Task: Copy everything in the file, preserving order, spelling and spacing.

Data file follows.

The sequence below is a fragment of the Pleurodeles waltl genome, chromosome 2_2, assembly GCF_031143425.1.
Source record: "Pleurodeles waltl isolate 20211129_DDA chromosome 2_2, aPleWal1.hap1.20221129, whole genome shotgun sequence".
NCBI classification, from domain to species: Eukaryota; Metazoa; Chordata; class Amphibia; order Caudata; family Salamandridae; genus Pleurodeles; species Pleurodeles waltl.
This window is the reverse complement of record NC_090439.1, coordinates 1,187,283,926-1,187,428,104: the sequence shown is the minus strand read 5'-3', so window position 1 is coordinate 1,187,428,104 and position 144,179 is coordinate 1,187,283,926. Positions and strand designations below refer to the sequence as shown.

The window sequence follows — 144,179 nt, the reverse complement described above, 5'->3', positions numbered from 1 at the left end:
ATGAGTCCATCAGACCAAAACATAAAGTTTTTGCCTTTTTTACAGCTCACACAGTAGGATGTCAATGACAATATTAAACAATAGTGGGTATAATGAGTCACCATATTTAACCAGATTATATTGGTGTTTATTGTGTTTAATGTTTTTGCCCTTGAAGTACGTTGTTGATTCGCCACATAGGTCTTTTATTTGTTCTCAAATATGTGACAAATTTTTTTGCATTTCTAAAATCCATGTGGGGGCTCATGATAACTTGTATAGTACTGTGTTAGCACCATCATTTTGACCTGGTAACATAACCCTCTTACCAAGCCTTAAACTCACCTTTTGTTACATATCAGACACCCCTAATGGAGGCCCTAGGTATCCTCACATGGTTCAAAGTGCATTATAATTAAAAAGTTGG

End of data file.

The sequence below is a fragment of the Pleurodeles waltl genome, chromosome 2_2, assembly GCF_031143425.1.
Source record: "Pleurodeles waltl isolate 20211129_DDA chromosome 2_2, aPleWal1.hap1.20221129, whole genome shotgun sequence".
NCBI classification, from domain to species: Eukaryota; Metazoa; Chordata; class Amphibia; order Caudata; family Salamandridae; genus Pleurodeles; species Pleurodeles waltl.
This window is the reverse complement of record NC_090439.1, coordinates 1,187,283,926-1,187,428,104: the sequence shown is the minus strand read 5'-3', so window position 1 is coordinate 1,187,428,104 and position 144,179 is coordinate 1,187,283,926. Positions and strand designations below refer to the sequence as shown.

The window sequence follows — 144,179 nt, the reverse complement described above, 5'->3', positions numbered from 1 at the left end:
ATGAGTCCATCAGACCAAAACATAAAGTTTTTGCCTTTTTTACAGCTCACACAGTAGGATGTCAATGACAATATTAAACAATAGTGGGTATAATGAGTCACCATATTTAACCAGATTATATTGGTGTTTATTGTGTTTAATGTTTTTGCCCTTGAAGTACGTTGTTGATTCGCCACATAGGTCTTTTATTTGTTCTCAAATATGTGACAAATTTTTTTGCATTTCTAAAATCCATGTGGGGGCTCATGATAACTTGTATAGTACTGTGTTAGCACCATCATTTTGACCTGGTAACATAACCCTCTTACCAAGCCTTAAACTCACCTTTTGTTACATATCAGACACCCCTAATGGAGGCCCTAGGTATCCTCACATGGTTCAAAGTGCATTATAATTAAAAAGTTGG